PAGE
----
The Brinsmade lab is always looking for talented and hard-working students and postdocs to participate in our ongoing research activities.
The Brinsmade lab in the Department of Biology at Georgetown University is seeking applicants for an NIH-funded post-doctoral position that will help us to unravel how S. aureus pathogenicity is linked mechanistically to nutrient limitation. Specifically, we are interested in understanding how the nutritive properties of host tissues guide bacterial behavior on the single cell level during infection. The project will make use of molecular genetics and biochemical approaches, RNA-Seq, cutting edge small animal imaging techniques, as well as traditional in vivo animal models of infection. Please submit a CV and cover letter to Dr. Shaun Brinsmade by email. The project is supported by NIH award number 1R01AI137403-01.
Georgetown University offers several graduate degree programs in the life sciences. The Brinsmade lab is affiliated with the Ph.D. programs offered in the Department of Biology and the Department of Microbiology & Immunology, as well, as the Global Infectious Diseases graduate program. Please note that admission to these programs is competitive and each program has a limited number of open slots. Be sure to familiarize yourself with the appropriate deadline. Please apply to one of these programs and note your interest in the Brinsmade lab in your application. You should also contact Shaun via e-mail if you are interested in joining the lab for thesis research. See our new Biology Graduate Program Video and learn more about the Microbes and Infectious Diseases Cluster in the Department of Biology.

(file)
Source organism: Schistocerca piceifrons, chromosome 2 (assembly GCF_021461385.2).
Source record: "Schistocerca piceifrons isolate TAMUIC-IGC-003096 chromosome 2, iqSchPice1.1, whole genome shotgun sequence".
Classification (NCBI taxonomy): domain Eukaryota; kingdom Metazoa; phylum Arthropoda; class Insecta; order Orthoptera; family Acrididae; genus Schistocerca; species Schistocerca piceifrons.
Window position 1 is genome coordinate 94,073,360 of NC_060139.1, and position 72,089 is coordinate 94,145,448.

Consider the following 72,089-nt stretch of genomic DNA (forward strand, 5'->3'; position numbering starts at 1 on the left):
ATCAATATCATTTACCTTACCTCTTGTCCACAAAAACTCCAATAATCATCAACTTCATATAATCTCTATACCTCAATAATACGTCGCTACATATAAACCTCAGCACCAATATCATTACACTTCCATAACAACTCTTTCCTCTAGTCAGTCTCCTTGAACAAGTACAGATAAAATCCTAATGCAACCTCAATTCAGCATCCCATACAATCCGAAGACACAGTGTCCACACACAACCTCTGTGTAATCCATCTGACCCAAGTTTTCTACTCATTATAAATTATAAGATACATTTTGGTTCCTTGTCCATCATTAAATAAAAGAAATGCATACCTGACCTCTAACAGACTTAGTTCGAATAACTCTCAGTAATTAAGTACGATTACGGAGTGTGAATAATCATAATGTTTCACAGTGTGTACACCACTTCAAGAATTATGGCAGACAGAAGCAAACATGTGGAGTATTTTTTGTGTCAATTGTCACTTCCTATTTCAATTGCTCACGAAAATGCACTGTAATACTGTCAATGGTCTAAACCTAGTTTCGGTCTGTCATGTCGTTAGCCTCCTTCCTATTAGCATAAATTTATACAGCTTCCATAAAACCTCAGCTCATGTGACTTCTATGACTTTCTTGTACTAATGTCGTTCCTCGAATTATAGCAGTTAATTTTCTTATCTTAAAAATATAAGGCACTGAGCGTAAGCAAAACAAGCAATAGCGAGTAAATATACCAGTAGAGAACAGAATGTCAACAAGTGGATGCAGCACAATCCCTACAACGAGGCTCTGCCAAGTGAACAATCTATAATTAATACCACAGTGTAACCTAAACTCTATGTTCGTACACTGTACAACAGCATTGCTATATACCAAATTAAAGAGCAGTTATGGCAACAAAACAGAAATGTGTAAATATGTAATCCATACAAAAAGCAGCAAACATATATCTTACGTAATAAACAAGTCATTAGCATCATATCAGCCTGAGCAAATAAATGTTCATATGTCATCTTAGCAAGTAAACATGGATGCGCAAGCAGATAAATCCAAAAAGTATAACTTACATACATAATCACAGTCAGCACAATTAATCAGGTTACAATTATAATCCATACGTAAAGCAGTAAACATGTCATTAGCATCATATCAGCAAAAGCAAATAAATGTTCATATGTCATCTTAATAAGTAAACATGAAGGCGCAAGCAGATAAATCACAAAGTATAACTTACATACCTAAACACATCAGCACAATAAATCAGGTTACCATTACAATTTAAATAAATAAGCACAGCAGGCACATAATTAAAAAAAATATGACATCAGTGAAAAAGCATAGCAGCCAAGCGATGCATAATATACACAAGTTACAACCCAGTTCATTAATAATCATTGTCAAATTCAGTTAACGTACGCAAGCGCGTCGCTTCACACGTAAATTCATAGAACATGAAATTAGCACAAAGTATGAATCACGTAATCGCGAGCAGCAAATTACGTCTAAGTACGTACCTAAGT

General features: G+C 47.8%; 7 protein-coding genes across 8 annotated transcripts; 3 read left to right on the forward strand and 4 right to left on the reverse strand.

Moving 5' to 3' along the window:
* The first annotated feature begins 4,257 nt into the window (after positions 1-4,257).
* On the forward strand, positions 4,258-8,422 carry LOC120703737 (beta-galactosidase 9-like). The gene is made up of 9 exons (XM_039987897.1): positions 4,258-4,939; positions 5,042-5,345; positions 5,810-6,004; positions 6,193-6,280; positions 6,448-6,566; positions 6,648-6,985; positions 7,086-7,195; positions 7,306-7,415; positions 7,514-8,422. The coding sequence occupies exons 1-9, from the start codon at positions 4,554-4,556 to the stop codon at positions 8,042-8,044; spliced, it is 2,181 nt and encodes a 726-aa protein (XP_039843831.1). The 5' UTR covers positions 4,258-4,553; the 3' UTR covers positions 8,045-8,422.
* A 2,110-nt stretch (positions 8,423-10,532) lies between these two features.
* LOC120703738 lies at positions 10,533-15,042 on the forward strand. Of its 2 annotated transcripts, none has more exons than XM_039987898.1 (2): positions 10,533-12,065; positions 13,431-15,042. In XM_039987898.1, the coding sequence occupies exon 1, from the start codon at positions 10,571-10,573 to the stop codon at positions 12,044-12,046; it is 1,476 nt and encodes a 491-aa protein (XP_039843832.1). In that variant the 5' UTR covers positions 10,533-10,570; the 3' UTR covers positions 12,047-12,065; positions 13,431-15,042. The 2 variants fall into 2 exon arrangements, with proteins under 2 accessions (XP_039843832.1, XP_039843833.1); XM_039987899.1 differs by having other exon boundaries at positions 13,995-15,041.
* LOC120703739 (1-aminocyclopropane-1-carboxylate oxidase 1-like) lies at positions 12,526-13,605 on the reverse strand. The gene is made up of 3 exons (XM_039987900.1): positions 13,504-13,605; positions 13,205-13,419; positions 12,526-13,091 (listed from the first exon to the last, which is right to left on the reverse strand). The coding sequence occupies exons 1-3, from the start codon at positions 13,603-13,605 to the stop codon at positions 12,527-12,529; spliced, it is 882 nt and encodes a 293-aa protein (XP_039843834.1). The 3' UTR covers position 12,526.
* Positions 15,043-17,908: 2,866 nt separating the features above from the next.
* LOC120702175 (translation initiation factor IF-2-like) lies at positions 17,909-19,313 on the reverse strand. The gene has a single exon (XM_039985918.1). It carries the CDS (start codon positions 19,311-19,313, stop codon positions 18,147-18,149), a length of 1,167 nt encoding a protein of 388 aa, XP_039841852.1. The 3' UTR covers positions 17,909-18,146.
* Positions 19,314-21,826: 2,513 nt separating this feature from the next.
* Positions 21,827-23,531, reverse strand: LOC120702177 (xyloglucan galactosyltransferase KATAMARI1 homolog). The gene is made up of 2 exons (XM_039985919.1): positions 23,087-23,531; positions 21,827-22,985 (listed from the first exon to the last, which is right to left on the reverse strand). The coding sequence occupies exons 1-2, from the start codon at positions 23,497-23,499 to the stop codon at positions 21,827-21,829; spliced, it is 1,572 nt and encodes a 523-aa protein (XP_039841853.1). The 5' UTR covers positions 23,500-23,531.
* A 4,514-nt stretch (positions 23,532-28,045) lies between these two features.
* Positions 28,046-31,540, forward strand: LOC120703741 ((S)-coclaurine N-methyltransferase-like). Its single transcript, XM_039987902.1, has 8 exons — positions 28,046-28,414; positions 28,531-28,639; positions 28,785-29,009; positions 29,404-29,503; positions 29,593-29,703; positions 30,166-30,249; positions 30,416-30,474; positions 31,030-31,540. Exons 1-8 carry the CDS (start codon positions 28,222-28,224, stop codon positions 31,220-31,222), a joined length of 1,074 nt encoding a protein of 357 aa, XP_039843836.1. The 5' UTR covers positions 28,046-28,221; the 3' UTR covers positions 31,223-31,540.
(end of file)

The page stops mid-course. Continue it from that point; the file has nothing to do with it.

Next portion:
Ph.D. students in the Biology graduate program are typically funded by a combination of Departmental teaching fellowships and research grants. Outstanding senior students are eligible for dissertation fellowships awarded by the Graduate School to complete their thesis research and writing. In addition, the Graduate School provides travel awards for deserving students to present their research at professional meetings including the ASM General Meeting.
We welcome undergraduates to engage in research in our lab. Each undergraduate student in the Brinsmade lab is expected to work at least 15- to 20 hours a week on his or her project under the guidance of a mentor (graduate student or postdoc). Interested students should be at least in their sophomore year and should consider working on their project until graduation. Please submit an unofficial transcript, a description of planned coursework and a 1- to 2-paragraph statement explaining why you would like to perform research in our lab. Preference will be given to those students who exhibit the highest enthusiasm and motivation, and those students who are able to commit at least 2 full years to research in the lab. Course credit and support is available! See Undergraduate Research Opportunities for details.
The Department of Biology at Georgetown University is a collegial and interactive environment. Washington D.C. provides an exceptionally rich cultural and research environment with opportunities to interact with researchers at the National Institutes of Health and various other local universities and research institutions.